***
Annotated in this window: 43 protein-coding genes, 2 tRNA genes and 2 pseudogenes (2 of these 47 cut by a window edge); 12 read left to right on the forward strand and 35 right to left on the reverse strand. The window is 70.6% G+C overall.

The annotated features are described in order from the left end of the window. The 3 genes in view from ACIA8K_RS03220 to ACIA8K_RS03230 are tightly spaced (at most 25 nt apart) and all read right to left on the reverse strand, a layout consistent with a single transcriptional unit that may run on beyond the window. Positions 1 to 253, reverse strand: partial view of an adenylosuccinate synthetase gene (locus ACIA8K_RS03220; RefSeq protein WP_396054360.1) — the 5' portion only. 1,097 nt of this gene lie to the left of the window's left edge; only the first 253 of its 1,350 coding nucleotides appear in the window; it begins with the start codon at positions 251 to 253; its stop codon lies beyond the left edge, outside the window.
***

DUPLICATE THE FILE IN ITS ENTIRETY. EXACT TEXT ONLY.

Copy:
Annotated in this window: 43 protein-coding genes, 2 tRNA genes and 2 pseudogenes (2 of these 47 cut by a window edge); 12 read left to right on the forward strand and 35 right to left on the reverse strand. The window is 70.6% G+C overall.

The annotated features are described in order from the left end of the window. The 3 genes in view from ACIA8K_RS03220 to ACIA8K_RS03230 are tightly spaced (at most 25 nt apart) and all read right to left on the reverse strand, a layout consistent with a single transcriptional unit that may run on beyond the window. Positions 1 to 253, reverse strand: partial view of an adenylosuccinate synthetase gene (locus ACIA8K_RS03220; RefSeq protein WP_396054360.1) — the 5' portion only. 1,097 nt of this gene lie to the left of the window's left edge; only the first 253 of its 1,350 coding nucleotides appear in the window; it begins with the start codon at positions 251 to 253; its stop codon lies beyond the left edge, outside the window.